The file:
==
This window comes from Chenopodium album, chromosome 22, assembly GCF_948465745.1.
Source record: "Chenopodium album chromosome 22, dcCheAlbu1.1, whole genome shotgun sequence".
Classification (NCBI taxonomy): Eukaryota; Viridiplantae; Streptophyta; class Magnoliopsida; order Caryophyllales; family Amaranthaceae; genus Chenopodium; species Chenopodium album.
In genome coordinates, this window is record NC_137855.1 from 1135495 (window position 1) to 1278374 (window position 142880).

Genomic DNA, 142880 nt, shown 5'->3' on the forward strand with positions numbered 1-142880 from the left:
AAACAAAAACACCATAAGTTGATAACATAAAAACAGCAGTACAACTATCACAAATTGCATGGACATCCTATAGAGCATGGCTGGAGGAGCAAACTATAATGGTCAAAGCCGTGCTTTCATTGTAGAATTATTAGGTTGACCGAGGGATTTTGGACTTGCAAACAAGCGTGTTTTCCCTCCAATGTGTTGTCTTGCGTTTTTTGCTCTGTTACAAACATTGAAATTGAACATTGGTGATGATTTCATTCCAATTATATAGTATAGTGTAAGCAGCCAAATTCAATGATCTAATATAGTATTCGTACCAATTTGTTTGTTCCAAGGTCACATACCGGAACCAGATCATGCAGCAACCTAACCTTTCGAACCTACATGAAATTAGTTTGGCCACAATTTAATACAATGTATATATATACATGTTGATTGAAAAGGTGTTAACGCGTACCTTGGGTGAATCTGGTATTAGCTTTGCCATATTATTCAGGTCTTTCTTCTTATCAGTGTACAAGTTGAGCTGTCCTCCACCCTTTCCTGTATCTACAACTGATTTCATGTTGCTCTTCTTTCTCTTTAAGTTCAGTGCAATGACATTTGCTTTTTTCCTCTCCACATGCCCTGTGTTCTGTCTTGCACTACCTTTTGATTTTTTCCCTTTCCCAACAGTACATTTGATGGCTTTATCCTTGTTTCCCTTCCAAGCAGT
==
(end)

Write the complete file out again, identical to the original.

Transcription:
This window comes from Chenopodium album, chromosome 22, assembly GCF_948465745.1.
Source record: "Chenopodium album chromosome 22, dcCheAlbu1.1, whole genome shotgun sequence".
Classification (NCBI taxonomy): Eukaryota; Viridiplantae; Streptophyta; class Magnoliopsida; order Caryophyllales; family Amaranthaceae; genus Chenopodium; species Chenopodium album.
In genome coordinates, this window is record NC_137855.1 from 1135495 (window position 1) to 1278374 (window position 142880).

Genomic DNA, 142880 nt, shown 5'->3' on the forward strand with positions numbered 1-142880 from the left:
AAACAAAAACACCATAAGTTGATAACATAAAAACAGCAGTACAACTATCACAAATTGCATGGACATCCTATAGAGCATGGCTGGAGGAGCAAACTATAATGGTCAAAGCCGTGCTTTCATTGTAGAATTATTAGGTTGACCGAGGGATTTTGGACTTGCAAACAAGCGTGTTTTCCCTCCAATGTGTTGTCTTGCGTTTTTTGCTCTGTTACAAACATTGAAATTGAACATTGGTGATGATTTCATTCCAATTATATAGTATAGTGTAAGCAGCCAAATTCAATGATCTAATATAGTATTCGTACCAATTTGTTTGTTCCAAGGTCACATACCGGAACCAGATCATGCAGCAACCTAACCTTTCGAACCTACATGAAATTAGTTTGGCCACAATTTAATACAATGTATATATATACATGTTGATTGAAAAGGTGTTAACGCGTACCTTGGGTGAATCTGGTATTAGCTTTGCCATATTATTCAGGTCTTTCTTCTTATCAGTGTACAAGTTGAGCTGTCCTCCACCCTTTCCTGTATCTACAACTGATTTCATGTTGCTCTTCTTTCTCTTTAAGTTCAGTGCAATGACATTTGCTTTTTTCCTCTCCACATGCCCTGTGTTCTGTCTTGCACTACCTTTTGATTTTTTCCCTTTCCCAACAGTACATTTGATGGCTTTATCCTTGTTTCCCTTCCAAGCAGT